UK Government Special Advisers

From Powerbase
(Redirected from Special Adviser)
Jump to: navigation, search

Special advisers are temporary civil servants, exempted from normal civil service impartiality requirements in order to allow them to give political advice to Ministers.[1] Since 1997 there have been a number of moves to increase their ability to direct permanent civil servants.[2]

Whilst there had been Special Advisers employed by Governments in the past, their numbers increased by a huge amount under Tony Blair, rising to a total of 80 in November 2001. Tony Blair had 29, mainly in the new Downing Street Policy Directorate and his Strategic Communications Unit.

The bill for these Advisers was £4.4 million in 2001, making the average salary nearly £60,000. The total salary bill for Tony Blair's private office was £10.8 million in 1999. The pay of most Advisers is kept secret, but it is known that both Alastair Campbell, Blair's Press Secretary and Jonathan Powell, Downing Street Chief of Staff, were paid more than £120,000.

Although such Advisers hold a huge amount of power, none of them are elected and very few of their jobs are advertised - they are all political appointees.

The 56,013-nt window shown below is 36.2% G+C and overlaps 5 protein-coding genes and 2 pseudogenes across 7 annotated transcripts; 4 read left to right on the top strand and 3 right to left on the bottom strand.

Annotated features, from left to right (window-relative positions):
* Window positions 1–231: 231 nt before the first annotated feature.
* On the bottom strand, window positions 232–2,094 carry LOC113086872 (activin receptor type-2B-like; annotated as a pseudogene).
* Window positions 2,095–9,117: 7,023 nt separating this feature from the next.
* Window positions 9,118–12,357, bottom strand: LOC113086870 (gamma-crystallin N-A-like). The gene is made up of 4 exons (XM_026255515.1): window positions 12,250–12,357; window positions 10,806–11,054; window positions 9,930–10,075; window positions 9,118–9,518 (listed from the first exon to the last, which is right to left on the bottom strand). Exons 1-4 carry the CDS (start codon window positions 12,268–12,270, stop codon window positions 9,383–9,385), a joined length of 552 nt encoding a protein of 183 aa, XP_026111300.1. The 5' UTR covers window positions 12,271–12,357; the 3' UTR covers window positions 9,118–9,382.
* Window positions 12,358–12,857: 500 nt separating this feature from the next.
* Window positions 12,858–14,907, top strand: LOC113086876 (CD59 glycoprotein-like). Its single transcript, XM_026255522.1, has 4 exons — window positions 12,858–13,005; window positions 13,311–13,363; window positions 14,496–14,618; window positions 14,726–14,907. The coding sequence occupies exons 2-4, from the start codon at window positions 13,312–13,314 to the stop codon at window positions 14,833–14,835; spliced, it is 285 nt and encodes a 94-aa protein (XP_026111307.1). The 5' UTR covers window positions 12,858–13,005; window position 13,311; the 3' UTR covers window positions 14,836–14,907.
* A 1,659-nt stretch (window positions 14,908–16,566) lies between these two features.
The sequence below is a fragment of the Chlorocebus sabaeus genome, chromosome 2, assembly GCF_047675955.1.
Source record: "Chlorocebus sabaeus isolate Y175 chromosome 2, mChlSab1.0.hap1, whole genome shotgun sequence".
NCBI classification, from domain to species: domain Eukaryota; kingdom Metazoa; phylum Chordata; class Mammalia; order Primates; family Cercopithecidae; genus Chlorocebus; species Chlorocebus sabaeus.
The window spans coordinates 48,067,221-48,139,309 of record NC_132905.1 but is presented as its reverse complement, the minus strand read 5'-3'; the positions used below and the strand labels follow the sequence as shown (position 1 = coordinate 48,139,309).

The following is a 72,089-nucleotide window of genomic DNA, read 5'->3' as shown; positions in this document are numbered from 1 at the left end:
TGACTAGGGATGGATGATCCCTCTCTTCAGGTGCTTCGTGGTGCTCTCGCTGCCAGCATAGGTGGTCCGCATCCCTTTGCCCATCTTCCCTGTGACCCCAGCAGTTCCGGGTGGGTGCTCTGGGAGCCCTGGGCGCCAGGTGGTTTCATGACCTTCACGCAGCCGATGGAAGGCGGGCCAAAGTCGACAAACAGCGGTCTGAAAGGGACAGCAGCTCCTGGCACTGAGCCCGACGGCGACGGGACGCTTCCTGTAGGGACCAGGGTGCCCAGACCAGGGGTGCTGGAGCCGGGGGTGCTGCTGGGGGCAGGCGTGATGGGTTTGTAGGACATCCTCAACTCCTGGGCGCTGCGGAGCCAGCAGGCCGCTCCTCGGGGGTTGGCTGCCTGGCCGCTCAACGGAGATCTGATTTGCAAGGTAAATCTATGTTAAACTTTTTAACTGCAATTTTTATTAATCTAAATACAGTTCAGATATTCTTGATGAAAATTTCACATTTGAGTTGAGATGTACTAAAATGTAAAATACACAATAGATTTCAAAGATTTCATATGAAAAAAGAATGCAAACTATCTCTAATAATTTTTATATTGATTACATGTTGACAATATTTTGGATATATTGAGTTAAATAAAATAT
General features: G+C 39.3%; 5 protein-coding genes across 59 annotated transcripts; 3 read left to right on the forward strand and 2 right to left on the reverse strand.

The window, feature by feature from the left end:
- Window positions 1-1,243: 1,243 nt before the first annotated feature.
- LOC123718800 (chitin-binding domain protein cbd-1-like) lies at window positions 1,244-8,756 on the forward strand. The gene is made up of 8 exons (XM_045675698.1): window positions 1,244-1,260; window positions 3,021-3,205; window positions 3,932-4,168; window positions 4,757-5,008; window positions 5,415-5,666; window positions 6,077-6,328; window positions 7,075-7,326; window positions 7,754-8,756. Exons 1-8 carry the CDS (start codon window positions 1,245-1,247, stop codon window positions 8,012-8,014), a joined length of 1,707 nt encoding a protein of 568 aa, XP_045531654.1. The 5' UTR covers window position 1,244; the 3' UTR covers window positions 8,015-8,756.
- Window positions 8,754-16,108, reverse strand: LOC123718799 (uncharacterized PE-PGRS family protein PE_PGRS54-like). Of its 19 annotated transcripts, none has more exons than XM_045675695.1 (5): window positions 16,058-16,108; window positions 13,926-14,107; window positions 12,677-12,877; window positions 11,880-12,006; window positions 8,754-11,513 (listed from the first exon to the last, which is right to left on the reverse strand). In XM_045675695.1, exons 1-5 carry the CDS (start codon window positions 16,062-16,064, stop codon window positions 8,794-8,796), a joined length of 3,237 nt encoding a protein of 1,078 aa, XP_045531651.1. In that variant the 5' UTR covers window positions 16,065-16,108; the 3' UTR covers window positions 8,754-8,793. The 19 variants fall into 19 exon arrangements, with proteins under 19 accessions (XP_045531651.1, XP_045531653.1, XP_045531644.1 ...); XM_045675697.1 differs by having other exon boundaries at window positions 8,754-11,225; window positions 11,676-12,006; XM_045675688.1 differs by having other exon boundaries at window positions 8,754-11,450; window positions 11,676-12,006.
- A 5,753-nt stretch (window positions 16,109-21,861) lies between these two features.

Many former advisers to the Labour Party have moved on to very well-paid jobs with lobbying and PR companies.[3] Tim Allan, a former Downing Street Adviser, became Director of Corporate Communications for Rupert Murdoch's BSkyB. Anji Hunter, Tony Blair's former 'Gatekeeper' private secretary, took over as director of dommunications at BP on a salary of £200,000,[4] and now works as a consultant to the lobbying firm Edelman.

Like the majority of the Labour Government, most of the Special Advisers have been to Oxford or Cambridge Universities. Several Advisers have been friends with senior Labour Party figures for many years, others are partners of millionaires or bosses and all come from a self-perpetuating middle class elite that thrives on patronage, using it to by-pass the grubby world of democracy and slip into positions of power and influence. When the 2001 election was called, most of the Government's Special Advisers resigned, mainly to work in the election campaign. Most returned to their jobs, although some lost their patron Minister in the June 2001 reshuffle and moved into the private sector. For full details, check out the Former Advisers section.

Some advisers have now moved on to safe Labour seats, vacated by long-standing MPs who were given peerages to get them out of the way, including David Miliband, James Purnell and Andy Burnham, all former members of the Downing Street Policy Unit.

See the Resources section for internal links to the relevant pages of the special advisers in each government.


Special Advisers by government

Special Advisers by year

External resources


  1. Code of Conduct for Special Advisors, Cabinet Office, accessed 21 July 2009.
  2. Special Advisers - What are they?,, accessed 21 July 2009.
  3. Where are they now? The 1997/1998 Special Advisers to the Labour Government, briefing for GMB, April 2006, p.4.
  4. Where are they now? The 1997/1998 Special Advisers to the Labour Government, briefing for GMB, April 2006, p.5.